Please Break Down FDA Ruling

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cigrmaster

Preferred Member
May 26, 2012
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For us older folks who have serious reading comprehension, could you please break it down so we can understand it. From what I can dicern, blends after 2007 are on the chopping block is this true? What about blends pre 2007, are these affected in any way? I really appreciate the time you take to edify people of my persuasion who are comprehension problems. Thanks

 

iamn8

Preferred Member
Sep 8, 2014
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Moody, AL
From my own dealings on this forum with Harris, I'd like to assist by suggesting any response utilize a large font and small words. You're welcome.

 

pipesmokingtom

Preferred Member
May 4, 2015
3,213
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As it stands:
Within a year of August, all products will need a warning covering 30% of the packaging.
Starting August, no new blends without approval.
All products on the market pre-Feb 2007 are exempt from the FDA approval process (warning labels still apply)
All post-Feb 2007 SKUs need to submit for approval with an application and a shit-load of money. They'll have two years from August to do so. If they've submitted by then and haven't gotten a response, they can continue for at least another year.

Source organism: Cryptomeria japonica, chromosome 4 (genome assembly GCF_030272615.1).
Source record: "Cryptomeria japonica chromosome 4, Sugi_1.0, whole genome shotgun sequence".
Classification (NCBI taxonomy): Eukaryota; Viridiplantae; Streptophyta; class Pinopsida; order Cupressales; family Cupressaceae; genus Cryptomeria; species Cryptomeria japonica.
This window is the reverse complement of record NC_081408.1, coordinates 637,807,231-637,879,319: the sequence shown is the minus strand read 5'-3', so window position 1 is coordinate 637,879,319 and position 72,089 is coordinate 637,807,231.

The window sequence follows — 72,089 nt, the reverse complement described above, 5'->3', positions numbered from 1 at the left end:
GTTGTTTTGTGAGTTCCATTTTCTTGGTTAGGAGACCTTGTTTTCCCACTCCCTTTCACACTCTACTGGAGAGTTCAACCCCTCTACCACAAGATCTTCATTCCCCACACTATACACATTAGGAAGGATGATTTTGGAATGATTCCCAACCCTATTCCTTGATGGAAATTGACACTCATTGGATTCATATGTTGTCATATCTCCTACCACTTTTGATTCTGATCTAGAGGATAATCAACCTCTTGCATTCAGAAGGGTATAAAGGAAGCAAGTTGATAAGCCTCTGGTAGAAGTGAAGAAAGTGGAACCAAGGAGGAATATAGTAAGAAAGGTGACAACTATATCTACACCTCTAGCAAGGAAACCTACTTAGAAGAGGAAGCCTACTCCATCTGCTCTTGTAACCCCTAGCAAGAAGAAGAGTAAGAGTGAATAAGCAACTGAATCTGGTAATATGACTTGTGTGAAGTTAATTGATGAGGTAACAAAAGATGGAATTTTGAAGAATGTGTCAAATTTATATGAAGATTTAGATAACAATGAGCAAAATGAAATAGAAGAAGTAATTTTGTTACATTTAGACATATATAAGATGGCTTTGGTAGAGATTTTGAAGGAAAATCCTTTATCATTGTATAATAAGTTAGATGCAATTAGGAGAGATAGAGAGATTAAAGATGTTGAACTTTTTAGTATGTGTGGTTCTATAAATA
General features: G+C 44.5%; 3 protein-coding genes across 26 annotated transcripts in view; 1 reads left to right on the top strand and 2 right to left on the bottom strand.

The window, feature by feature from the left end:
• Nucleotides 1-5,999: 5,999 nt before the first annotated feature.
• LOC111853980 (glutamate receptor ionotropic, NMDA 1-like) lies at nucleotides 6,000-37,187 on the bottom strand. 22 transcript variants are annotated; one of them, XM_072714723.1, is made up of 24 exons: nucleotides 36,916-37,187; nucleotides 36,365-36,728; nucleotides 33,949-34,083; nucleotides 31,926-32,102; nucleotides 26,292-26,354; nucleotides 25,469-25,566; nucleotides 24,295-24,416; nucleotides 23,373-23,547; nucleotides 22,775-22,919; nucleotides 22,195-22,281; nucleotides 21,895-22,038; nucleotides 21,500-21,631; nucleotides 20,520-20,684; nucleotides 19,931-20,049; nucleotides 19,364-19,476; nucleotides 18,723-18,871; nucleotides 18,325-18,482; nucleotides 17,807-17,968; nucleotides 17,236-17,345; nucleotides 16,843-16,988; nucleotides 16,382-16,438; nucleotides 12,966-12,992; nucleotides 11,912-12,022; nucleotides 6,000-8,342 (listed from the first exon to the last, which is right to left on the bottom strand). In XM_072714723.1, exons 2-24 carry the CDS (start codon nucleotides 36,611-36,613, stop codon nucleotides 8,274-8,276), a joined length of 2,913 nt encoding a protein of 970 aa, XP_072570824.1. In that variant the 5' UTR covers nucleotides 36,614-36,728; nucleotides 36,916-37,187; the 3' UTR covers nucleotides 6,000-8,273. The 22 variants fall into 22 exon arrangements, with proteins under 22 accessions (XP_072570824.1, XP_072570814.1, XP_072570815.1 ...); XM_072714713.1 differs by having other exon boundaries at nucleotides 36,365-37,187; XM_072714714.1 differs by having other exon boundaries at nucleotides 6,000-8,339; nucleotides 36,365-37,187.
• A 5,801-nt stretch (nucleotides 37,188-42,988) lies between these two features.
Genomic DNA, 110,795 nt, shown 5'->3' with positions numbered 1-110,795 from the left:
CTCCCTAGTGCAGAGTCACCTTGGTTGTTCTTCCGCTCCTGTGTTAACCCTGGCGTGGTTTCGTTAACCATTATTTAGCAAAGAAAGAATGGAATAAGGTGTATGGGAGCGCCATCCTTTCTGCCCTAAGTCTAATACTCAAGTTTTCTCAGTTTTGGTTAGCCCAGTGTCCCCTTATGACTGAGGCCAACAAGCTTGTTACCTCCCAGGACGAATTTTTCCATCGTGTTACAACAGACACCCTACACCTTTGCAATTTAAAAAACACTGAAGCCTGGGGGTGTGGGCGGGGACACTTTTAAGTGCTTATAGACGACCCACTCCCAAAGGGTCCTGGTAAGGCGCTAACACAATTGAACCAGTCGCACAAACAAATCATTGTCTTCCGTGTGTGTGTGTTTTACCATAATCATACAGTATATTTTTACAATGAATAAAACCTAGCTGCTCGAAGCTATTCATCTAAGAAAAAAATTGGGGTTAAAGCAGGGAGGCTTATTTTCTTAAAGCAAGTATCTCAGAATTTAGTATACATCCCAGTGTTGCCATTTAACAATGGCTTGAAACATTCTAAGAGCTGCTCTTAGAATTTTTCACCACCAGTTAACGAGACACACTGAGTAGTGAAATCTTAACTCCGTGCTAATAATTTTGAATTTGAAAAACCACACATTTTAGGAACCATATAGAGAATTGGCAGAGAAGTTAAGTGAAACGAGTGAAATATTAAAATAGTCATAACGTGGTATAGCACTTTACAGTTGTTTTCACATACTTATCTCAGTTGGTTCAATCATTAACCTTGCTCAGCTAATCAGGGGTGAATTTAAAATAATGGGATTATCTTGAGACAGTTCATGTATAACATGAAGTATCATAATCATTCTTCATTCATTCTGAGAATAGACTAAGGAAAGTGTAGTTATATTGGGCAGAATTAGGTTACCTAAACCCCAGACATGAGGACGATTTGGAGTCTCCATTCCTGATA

Each and every SKU needs its own application. I.E, a 50 gram tin and a 100 gram tin, even of the same blend need their own approval.
That's the hit points. Who knows which parts of what will stand. The biggest piece if legislation on the table right now is attempting to move the "grandfather" date to now so all the stuff on the market now can stay with no issue. That's the most important one.

 

cigrmaster

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May 26, 2012
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pipe, is there a good chance many of these blends could go the way of the dodod? Even if the mfgs do everything the FDA wants, do they have outs in the contracts that could bury these blends?

 

pipesmokingtom

Preferred Member
May 4, 2015
3,213
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Right, so the biggest concern is that it's going to be so expensive to get approval for each blend, manufacturers are going to have to choose which ones they want to submit.
A logical person might say, "but just get all the components approved and then any blend made from them should be fine." The FDA built in language specifically nixing that, which is why each and every SKU needs its own approval. They argue a component change could materially change the safety, so each blend itself needs its own application and approval.

 

pipesmokingtom

Preferred Member
May 4, 2015
3,213